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Wednesday, September 27, 2017

A Reminder Why Kaepernick Took A Knee

Whether you follow the NFL or not, you no doubt know about the remarks Donald Trump made about NFL players who kneel during the national anthem as a form of protest and the responses ranging from NFL owners with carefully worded statements critical of Trump's remarks to players criticizing Trump in various forms to the gestures ranging from kneeling to linking arms to raised fists.

All the while, people are up in arms about disrespect to the flag, disrespect to the military, disrespect to the country and how football games are not the time or place to do such a thing. And then other people use it as their chance to bash Trump and blame everybody who voted for him for everything that's happened, while others still talk about how unified the NFL was and how great it was to see everyone standing together.

Meanwhile, what got lost in the shuffle is the man who started it all more than a year ago and what he was really wanting to draw attention to. The man is Colin Kaepernick and the issues he wanted attention drawn to were police brutality and racial inequality.

Sunday, September 24, 2017

Max Headroom Episode Four: Security Systems

Episode Name: Security Systems

Premise: When Edison Carter sets out to investigate who is the mystery bidder for Security Systems Inc., he learns that the company's AI has him listed as committing the most serious crime of all: credit fraud.

Theme explored: The question raised is what happens when one entity is given control over personal information and security and the dangers that come with it. Security Systems Inc. touts that "your inalienable rights are consumer credit, unlimited TV and personal security" and that only the company can ensure them all.

But as we learn from the episode, when somebody seeks a monopoly over such information, there's no telling what that person might use it for and how that person might use it. Edison Carter learns that quickly after the AI falsely designates him as wanted for credit fraud (a crime described as "worse than murder" in this dystopian environment) and he must now go underground to uncover the truth behind Security Systems Inc.

Another issue touched upon is the risks involved with artificial intelligence and how it can do the unexpected -- but while many stories tend to explore the idea of the AI turning against its users and causing harm, in this case, the AI serves a purpose in helping Edison Carter, thanks to the convincing of Max Headroom. Though an unusual twist, one can still ask whether it's wise to let a computer algorithm decide everything.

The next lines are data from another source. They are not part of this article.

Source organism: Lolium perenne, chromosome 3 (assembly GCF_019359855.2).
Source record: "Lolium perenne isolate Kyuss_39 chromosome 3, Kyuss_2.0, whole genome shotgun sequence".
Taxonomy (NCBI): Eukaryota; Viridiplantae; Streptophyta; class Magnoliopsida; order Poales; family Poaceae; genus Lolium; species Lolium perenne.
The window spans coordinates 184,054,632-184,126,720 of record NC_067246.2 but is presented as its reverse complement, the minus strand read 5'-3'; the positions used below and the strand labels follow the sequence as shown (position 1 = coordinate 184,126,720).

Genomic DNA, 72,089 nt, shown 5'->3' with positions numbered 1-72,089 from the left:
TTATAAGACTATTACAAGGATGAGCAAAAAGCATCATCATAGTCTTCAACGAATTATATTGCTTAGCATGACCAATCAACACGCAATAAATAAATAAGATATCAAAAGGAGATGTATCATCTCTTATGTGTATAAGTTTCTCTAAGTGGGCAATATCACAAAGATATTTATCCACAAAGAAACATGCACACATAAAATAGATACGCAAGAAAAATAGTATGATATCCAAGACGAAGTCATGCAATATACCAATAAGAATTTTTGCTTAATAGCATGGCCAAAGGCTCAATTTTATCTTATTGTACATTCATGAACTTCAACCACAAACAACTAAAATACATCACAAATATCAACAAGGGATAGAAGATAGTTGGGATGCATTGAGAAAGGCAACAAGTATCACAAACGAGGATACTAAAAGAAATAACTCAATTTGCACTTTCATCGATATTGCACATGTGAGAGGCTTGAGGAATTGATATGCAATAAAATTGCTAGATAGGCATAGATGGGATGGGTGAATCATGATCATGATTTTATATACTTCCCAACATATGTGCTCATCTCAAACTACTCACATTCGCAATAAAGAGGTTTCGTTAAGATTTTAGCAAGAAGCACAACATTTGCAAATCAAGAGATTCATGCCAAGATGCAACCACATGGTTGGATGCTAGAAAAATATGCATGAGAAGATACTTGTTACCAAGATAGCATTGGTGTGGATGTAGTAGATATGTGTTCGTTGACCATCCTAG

Max Headroom quotes:
"I'm glad that's over. Some of us can't cover our eyes, you know."
"You call this space? And I though the Network was cramped."
"I wonder if security guards ever hold a party and, if they do, do they let each other in?"
"As they say, when you're buying suppositries, with friends like that, who needs enemas?"
"You know what security guards are like -- shoot first and still argue about whether you can come in."

Personal observations: This is a good example of why Max Headroom was ahead of its time in many ways. Personal information, who is entrusted with it and who is able to access it is a major concern, but tends to get overlooked in our quest for security. Whether it's the government or a private company being entrusted with that information, there are plenty who worry about who controls it, what gets shared and whether it's really being protected by those people. And it's a reminder that we shouldn't just use "security" as a reason to believe that certain individuals or entities must be trusted at all times with such information.

Sunday, September 17, 2017

Max Headroom Episode Three: Body Banks

Episode Name: Body Banks

Premise: Edison Carter investigates the disappearance of a young woman, which leads to the discovery of a body bank involved in organ theft.

Theme explored: The episode focuses on medical technology and questions how far one should go with it. In this case, a wealthy individual pays a large sum to a body bank for a pituitary gland to save his mother's life and insists it be found at any cost. It leads to the body bank declaring that if it cannot find a matching organ from a dead person, it will extract one from a living person -- in this case, a person in the lower class. The question that is asked: If saving one person's life must mean taking another's life, is it worth it?

Along with the plot involving the young woman's disappearance -- a kidnapping in which her organs are sought to save a wealthier person's life -- a member of Network 23's corporate board is blackmailed to acquire the technology that made Max Headroom possible to save the mind of the wealthier person. This not only furthers the theme about how far one should go with medical technology and who benefits from it, but touches upon bribery and corruption among the wealthy. This is further explored, to an extent, in a subplot in which Network 23's executive board attempts to get Max Headroom to become a spokesperson for the Zik Zak Corporation when Max has his own ideas about being a spokesperson.

Class warfare is also touched upon -- those who benefit are the elite and well connected while those who are exploited are described as the "fringes" of the city, which is another way of describing those in the lower classes who don't have the connections or resources those in higher classes do.

Max Headroom quotes:
"They're interested in me? They want an audience -- I'm like an audience."
"Zik Zak, the corporation that makes you give your money away the nicer way."